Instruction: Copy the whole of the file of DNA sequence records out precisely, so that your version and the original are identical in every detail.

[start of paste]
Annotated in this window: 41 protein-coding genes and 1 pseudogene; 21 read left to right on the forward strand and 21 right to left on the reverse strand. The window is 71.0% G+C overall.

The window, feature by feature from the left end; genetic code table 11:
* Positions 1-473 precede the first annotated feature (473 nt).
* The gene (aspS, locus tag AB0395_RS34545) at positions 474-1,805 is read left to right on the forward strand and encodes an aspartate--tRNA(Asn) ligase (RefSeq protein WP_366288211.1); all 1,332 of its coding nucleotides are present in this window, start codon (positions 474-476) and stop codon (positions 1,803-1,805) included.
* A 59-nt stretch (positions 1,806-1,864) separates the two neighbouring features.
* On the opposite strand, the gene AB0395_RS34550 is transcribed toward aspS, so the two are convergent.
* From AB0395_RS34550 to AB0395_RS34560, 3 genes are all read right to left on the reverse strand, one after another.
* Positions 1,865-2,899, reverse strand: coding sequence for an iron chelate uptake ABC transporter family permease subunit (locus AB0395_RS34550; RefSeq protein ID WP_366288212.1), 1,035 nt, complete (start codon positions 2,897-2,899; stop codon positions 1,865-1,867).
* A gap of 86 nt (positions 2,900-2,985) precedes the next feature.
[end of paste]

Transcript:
Annotated in this window: 41 protein-coding genes and 1 pseudogene; 21 read left to right on the forward strand and 21 right to left on the reverse strand. The window is 71.0% G+C overall.

The window, feature by feature from the left end; genetic code table 11:
* Positions 1-473 precede the first annotated feature (473 nt).
* The gene (aspS, locus tag AB0395_RS34545) at positions 474-1,805 is read left to right on the forward strand and encodes an aspartate--tRNA(Asn) ligase (RefSeq protein WP_366288211.1); all 1,332 of its coding nucleotides are present in this window, start codon (positions 474-476) and stop codon (positions 1,803-1,805) included.
* A 59-nt stretch (positions 1,806-1,864) separates the two neighbouring features.
* On the opposite strand, the gene AB0395_RS34550 is transcribed toward aspS, so the two are convergent.
* From AB0395_RS34550 to AB0395_RS34560, 3 genes are all read right to left on the reverse strand, one after another.
* Positions 1,865-2,899, reverse strand: coding sequence for an iron chelate uptake ABC transporter family permease subunit (locus AB0395_RS34550; RefSeq protein ID WP_366288212.1), 1,035 nt, complete (start codon positions 2,897-2,899; stop codon positions 1,865-1,867).
* A gap of 86 nt (positions 2,900-2,985) precedes the next feature.